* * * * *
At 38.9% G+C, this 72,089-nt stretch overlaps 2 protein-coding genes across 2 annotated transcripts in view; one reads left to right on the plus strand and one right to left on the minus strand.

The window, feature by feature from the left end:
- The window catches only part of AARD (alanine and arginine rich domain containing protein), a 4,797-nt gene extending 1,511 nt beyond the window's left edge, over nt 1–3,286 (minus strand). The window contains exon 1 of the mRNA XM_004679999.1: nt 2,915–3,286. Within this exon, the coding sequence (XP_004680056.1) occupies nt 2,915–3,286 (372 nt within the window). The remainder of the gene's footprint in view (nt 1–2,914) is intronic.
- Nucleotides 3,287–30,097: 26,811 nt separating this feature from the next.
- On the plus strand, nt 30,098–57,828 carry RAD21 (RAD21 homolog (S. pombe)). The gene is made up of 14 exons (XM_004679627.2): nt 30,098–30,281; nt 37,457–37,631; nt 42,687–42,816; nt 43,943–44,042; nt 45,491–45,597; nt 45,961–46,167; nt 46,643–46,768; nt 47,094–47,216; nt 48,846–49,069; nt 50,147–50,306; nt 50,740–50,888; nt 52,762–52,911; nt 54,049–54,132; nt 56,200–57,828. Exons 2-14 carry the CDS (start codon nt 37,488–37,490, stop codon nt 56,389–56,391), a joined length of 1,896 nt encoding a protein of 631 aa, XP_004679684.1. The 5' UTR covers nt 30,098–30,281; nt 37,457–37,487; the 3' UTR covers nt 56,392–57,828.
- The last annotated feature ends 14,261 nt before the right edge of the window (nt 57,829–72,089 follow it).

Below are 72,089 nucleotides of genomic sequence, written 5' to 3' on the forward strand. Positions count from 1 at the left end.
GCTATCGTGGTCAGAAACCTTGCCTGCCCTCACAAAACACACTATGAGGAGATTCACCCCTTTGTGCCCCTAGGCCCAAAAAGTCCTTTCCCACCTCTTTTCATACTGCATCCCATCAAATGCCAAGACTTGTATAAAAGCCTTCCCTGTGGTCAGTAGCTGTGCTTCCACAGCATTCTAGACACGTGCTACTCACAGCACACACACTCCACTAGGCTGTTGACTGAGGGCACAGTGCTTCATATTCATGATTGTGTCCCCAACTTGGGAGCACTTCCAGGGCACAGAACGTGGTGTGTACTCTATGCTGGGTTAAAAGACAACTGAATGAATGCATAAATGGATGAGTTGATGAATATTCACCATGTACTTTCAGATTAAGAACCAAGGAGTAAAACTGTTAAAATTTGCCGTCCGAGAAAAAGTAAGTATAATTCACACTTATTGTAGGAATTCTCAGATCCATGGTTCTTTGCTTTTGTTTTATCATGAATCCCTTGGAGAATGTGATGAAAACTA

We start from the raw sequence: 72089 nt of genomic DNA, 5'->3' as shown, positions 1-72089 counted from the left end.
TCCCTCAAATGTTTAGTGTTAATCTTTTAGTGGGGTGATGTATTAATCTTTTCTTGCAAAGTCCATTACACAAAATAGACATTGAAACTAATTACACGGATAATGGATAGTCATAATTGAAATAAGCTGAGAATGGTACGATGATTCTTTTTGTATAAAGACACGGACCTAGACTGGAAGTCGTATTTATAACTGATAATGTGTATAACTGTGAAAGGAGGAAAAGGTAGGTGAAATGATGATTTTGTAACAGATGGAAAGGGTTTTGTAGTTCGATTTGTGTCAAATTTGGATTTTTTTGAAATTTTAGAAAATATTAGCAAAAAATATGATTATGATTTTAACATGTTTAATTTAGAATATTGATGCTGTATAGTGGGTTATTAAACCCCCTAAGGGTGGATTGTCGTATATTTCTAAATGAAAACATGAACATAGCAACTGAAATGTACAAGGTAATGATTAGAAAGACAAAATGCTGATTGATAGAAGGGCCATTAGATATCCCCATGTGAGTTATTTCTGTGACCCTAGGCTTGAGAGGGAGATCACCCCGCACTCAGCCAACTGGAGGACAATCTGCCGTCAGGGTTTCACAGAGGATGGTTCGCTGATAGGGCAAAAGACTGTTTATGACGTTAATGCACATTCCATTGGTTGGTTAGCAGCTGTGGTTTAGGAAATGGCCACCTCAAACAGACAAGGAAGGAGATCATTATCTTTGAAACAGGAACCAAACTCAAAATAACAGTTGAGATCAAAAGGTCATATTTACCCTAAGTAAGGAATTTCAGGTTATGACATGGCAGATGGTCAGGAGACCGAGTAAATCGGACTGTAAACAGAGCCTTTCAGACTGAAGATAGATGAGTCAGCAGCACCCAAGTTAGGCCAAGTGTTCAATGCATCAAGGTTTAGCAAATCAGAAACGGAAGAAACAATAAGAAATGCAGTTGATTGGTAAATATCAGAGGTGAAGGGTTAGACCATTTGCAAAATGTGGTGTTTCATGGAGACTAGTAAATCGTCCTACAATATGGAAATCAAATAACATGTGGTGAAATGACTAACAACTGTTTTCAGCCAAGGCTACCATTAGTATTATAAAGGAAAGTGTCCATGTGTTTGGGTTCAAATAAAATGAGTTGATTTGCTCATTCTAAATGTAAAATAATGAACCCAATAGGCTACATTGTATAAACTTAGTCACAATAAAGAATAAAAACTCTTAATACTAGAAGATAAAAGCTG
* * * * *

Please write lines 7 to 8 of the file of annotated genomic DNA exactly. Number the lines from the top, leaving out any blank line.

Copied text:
Below are 72,089 nucleotides of genomic sequence, written 5' to 3' on the forward strand. Positions count from 1 at the left end.
GCTATCGTGGTCAGAAACCTTGCCTGCCCTCACAAAACACACTATGAGGAGATTCACCCCTTTGTGCCCCTAGGCCCAAAAAGTCCTTTCCCACCTCTTTTCATACTGCATCCCATCAAATGCCAAGACTTGTATAAAAGCCTTCCCTGTGGTCAGTAGCTGTGCTTCCACAGCATTCTAGACACGTGCTACTCACAGCACACACACTCCACTAGGCTGTTGACTGAGGGCACAGTGCTTCATATTCATGATTGTGTCCCCAACTTGGGAGCACTTCCAGGGCACAGAACGTGGTGTGTACTCTATGCTGGGTTAAAAGACAACTGAATGAATGCATAAATGGATGAGTTGATGAATATTCACCATGTACTTTCAGATTAAGAACCAAGGAGTAAAACTGTTAAAATTTGCCGTCCGAGAAAAAGTAAGTATAATTCACACTTATTGTAGGAATTCTCAGATCCATGGTTCTTTGCTTTTGTTTTATCATGAATCCCTTGGAGAATGTGATGAAAACTA